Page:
“Last year, six leading Washington think tanks presented more than 150 events on the Middle East that included not a single woman speaker.”
— The Washington Post, January 2015
Currently global education and study abroad programs in high school and college are saturated with women; The Institute of International Education (IIE)’s 2013 Open Doors study reported 65% female participation rates and, according to the Center on American Progress, women now earn upwards of 60% of masters degrees in U.S. universities.
However, only 11% of economics articles in legacy media were written, or co-written, by a woman, according to the Op-Ed Project’s 2012 data. The 2014 Women’s Media Center report found that men are quoted 3 times more often than women on the front page of the New York Times. As The Washington Post explains:
“Organizers of all-male events reply to challenges with one of two answers: ‘I didn’t even notice there weren’t any women!’ or ‘I couldn’t think of any women to invite.’… Women are systematically cited less than their male peers, for example. Even when women are active scholars, as they are in international relations and Middle East politics, such lack of professional recognition means they lose visibility. Less visibility means they are less likely to be considered by transition teams vetting government appointees, recruiters for executive jobs, media bookers or organizers trying to put together public programs…. The vast gap between the large number of senior women in our field and their notable absence from our public discourse means it’s time for active steps to fix the latter problem.”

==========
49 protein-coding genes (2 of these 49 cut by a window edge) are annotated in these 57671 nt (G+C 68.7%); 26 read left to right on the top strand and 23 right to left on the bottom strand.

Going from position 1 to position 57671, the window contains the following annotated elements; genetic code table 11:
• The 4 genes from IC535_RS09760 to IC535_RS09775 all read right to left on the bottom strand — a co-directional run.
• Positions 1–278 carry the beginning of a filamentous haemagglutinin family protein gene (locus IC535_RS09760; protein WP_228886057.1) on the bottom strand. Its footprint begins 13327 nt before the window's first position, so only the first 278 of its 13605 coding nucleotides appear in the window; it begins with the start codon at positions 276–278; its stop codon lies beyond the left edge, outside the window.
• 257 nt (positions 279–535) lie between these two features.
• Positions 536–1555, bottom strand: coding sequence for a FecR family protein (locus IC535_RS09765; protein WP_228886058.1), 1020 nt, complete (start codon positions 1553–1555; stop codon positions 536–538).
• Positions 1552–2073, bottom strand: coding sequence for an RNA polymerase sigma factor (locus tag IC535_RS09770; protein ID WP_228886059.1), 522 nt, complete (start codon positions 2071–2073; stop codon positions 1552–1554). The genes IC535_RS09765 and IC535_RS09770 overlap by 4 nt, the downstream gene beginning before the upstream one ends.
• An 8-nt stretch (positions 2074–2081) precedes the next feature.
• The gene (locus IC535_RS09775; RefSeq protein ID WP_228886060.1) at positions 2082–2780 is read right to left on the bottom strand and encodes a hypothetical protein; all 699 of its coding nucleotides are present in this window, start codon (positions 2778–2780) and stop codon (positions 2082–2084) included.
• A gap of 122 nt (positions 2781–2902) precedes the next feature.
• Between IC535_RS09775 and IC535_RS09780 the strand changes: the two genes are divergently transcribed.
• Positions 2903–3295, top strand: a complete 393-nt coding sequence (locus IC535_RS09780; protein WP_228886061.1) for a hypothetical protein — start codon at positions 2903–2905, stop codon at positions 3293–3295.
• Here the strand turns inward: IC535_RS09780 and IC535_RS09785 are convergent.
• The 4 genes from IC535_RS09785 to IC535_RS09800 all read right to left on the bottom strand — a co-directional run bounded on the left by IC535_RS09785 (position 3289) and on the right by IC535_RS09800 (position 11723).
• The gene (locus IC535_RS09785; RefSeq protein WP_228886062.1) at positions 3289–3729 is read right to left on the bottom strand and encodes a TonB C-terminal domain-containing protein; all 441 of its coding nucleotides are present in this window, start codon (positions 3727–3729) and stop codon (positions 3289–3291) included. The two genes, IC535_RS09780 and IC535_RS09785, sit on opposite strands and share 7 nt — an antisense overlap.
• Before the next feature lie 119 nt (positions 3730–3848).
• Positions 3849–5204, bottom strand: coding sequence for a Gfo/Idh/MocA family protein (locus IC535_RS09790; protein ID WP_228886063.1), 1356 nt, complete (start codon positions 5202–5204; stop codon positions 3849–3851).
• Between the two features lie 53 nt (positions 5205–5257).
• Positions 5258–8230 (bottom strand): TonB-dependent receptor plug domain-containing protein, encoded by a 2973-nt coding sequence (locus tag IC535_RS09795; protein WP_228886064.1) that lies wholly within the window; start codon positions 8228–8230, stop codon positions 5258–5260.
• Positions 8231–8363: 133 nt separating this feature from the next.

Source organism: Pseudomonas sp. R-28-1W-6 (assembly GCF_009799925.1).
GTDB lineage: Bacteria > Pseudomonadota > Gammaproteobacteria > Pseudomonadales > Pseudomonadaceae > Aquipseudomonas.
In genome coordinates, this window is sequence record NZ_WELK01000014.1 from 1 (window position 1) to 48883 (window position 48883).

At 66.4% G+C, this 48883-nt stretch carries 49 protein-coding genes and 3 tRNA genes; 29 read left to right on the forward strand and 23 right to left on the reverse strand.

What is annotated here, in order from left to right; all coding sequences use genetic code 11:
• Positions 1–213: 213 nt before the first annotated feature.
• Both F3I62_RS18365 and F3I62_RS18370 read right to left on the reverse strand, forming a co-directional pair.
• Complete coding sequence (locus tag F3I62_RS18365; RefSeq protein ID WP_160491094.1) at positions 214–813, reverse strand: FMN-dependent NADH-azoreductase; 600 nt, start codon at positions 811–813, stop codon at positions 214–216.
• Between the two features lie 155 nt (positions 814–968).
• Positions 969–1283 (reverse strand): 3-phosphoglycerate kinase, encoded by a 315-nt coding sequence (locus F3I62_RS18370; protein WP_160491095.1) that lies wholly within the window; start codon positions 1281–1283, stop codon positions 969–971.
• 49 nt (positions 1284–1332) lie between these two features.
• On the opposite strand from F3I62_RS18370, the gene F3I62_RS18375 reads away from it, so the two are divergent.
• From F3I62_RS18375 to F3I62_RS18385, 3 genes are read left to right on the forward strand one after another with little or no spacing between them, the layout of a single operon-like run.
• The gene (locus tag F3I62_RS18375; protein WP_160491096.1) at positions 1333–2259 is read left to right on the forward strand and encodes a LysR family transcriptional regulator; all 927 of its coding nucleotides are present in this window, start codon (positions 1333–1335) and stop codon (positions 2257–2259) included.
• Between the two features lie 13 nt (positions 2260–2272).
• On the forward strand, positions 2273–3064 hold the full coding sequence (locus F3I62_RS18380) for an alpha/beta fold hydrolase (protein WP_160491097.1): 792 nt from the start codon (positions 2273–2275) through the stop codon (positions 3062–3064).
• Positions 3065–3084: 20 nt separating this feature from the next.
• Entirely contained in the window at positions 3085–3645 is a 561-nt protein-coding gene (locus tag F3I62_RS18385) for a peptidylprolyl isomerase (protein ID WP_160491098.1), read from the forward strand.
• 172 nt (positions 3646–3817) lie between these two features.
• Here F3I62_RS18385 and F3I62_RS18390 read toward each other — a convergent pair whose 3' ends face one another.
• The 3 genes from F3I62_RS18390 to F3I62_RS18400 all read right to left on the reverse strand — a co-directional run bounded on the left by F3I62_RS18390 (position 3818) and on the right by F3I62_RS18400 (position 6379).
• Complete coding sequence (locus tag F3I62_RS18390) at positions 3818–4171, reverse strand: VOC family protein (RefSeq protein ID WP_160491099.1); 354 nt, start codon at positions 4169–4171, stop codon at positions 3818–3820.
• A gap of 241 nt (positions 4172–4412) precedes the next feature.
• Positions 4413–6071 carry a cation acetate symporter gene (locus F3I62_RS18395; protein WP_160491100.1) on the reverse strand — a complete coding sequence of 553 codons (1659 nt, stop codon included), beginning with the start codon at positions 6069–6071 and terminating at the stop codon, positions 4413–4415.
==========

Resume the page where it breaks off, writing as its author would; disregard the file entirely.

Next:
It’s one thing to not choose women to speak on academic panels, but it’s quite another to have no women to choose from! What happens for young women in that span of 10 years, between graduating college and launching a career, between traveling the world for the first time and deciding to start their own family? What resources are our young women missing? What mentorship aren’t we providing if we are not seeing more females pursuing a career in foreign policy? Young women seem to be getting the degrees, but not finding opportunities to put them to use (or even worse, simply dropping out of the career choice entirely).